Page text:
By Sabina Moir
We've had a baby booming year at Lincolns. Our team have welcomed three new baby boys into their families plus a set of twins! All this excitement with baby showers, birth date guessing games, impending maternity leave and newborn visits has us thinking about what options there are available for new parents in regards to their work arrangements and any benefits they are eligible for once baby arrives.
If you are pregnant and are employed, then a minimum of 10 weeks’ notice prior to your due date is required to be given, however due to pregnancy not being a subtle body transformation, it is most common that employers would be notified at a much sooner date of this exciting news. Depending what industry you work in there may be OHS policies on how long you can work before you leave for and return from maternity leave.
Time to chat (Not about baby names…yet)
Communication is key regarding any time spent away from the workplace, so be open with your employer of your plans and what you think your role will look like after maternity leave – it may be that you work on part-time basis, have flexible hours or work from home. Have clear and open communication will allow you and your employer to work out a mutually beneficial work arrangement.
It is not a requirement for an organisation to offer paid maternity leave, however if your employer does have a maternity leave policy in place, then it would be a good idea to find out what it offered. Some organisations will offer up to 6 months to a year on full or a portion of your salary.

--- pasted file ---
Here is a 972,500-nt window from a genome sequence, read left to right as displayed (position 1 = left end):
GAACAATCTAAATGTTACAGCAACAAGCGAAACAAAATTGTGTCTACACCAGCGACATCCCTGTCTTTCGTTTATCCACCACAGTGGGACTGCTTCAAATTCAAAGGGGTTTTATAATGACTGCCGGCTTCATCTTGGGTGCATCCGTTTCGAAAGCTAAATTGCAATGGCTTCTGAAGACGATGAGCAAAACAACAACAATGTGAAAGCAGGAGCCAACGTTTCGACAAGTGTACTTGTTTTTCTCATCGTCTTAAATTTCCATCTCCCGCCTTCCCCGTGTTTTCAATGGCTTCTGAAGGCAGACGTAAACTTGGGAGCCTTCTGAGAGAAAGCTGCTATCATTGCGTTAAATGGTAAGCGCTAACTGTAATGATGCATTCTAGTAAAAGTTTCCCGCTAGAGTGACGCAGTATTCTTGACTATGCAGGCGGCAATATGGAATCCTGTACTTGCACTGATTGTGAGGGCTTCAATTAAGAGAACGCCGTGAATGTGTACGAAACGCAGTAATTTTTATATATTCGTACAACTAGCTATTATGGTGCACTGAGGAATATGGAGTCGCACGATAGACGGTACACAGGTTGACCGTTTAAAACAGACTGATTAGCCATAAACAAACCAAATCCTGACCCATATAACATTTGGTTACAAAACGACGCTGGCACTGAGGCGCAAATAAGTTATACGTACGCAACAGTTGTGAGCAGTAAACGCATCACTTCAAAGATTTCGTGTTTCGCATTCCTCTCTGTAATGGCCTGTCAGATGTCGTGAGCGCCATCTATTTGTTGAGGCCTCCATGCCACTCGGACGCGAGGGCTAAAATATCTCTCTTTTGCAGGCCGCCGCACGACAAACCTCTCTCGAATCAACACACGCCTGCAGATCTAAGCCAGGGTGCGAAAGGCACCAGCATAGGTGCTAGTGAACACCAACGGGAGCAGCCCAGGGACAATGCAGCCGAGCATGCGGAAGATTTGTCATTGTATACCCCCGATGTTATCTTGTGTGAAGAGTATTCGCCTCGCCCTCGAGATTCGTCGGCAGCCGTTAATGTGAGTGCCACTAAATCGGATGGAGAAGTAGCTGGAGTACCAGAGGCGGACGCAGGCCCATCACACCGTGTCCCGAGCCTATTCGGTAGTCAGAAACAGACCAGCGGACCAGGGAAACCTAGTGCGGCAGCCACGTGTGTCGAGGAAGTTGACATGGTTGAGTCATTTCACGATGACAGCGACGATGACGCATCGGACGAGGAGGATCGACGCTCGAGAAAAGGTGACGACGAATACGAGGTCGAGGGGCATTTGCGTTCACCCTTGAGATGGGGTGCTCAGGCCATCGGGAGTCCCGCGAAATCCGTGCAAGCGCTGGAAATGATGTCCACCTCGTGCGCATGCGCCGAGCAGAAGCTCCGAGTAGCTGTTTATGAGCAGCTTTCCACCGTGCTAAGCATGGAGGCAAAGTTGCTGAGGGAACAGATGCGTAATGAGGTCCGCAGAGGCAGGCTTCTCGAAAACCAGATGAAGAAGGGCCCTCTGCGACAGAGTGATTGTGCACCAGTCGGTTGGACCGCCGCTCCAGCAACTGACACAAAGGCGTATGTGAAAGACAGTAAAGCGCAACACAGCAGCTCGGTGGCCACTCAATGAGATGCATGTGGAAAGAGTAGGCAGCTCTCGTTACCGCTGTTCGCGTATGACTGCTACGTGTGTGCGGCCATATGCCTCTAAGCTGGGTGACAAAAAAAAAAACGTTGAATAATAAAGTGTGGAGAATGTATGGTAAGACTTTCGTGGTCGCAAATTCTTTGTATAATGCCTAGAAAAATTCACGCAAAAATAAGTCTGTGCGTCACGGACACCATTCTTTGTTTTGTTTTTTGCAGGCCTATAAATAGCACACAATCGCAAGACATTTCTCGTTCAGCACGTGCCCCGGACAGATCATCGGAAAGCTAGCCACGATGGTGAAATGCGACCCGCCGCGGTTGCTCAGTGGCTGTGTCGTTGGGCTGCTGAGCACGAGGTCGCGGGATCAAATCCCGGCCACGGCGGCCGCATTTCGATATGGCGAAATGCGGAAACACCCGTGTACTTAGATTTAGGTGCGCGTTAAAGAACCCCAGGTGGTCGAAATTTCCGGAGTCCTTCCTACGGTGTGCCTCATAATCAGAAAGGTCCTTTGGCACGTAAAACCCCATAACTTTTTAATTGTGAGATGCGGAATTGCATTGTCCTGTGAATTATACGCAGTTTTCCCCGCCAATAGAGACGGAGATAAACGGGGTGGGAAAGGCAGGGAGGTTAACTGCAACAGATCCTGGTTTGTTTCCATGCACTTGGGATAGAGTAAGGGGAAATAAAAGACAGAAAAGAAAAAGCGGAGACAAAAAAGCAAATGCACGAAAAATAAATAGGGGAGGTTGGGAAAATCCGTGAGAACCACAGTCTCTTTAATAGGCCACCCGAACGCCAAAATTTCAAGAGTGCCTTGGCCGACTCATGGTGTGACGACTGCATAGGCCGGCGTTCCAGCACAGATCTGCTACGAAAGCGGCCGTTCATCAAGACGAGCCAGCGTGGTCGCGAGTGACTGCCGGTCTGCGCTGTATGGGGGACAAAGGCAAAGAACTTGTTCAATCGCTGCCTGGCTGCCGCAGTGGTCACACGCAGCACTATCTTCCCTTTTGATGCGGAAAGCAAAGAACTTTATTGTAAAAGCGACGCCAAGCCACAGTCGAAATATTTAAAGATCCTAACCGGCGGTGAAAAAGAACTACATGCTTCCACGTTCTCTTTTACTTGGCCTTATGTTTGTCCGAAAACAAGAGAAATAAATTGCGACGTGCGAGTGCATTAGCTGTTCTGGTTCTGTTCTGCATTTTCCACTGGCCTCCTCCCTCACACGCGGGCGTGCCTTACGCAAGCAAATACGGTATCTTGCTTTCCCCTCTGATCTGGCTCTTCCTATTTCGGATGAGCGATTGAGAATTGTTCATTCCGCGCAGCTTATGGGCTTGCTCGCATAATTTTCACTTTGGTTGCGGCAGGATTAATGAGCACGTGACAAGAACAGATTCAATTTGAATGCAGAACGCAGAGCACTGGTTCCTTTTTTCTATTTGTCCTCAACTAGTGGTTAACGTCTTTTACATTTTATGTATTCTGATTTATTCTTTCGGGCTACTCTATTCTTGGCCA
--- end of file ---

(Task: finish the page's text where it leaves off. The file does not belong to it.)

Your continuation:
Government Paid Parental Leave
When your employer does not offer paid maternity leave then you may have access the Governments paid parental leave scheme. This scheme will pay 18 weeks minimum wage.
- You are entitled to Parental Leave Pay from the Australian Government if:
- You are the primary carer of a newborn or adopted child
- You earn under a certain limit (an adjusted taxable income of $150,000 or less)
- You are on leave or not working while you receive the payment
- If you meet the work test – You are eligible if you have worked just over 1 day for the past 10 of the previous 13 months. This work does not need to be with the same employer.
You will have 34 weeks from the birth/adoption of the child to lodge a claim for Parental Leave Pay and it must be paid to you within the first 12 months of the child’s life.
Parental Leave Pay from the Australian Government doesn't change paid parental leave from an employer – an employee can be paid both.
Working fathers and partners (including same-sex partners) may be eligible for 2 weeks of leave paid at the minimum wage and is paid in one block. Some employers top up Dad and Partner Pay so it is equivalent to your normal wage.
Keeping in touch
When you are receiving your Paid Parental Leave from the Government you are allowed 10 ‘Contact’ days that are paid working days from your employer. These days are designed for the workplace to keep in touch with the parent and to assist with the eventual return to work. It also gives you the opportunity to show off your newborn to your work colleagues!
Returning to work
Your first week back should be a short one – a recommendation is that you come back to work on a Wednesday, so the week doesn’t seem as arduous and long! Try to ease yourself back into working life and don’t be too hard on yourself.
Speak to some other working parents to find out their tricks on how to adjust to work as a parent.
Choose the right time to return to work that will ensure that you’re happy, your baby is happy and of course that your employer is happy. As previously stated, keep the communication lines open with your employer to let them know how you are tracking.
A coffee with...
By Kym Arnold
This month in our "Coffee With ..." Kym sits down with good friends and clients John and Nina Gill, owners of Albany Bakehouse, to discuss the journey that they have been on since opening the business in 2008.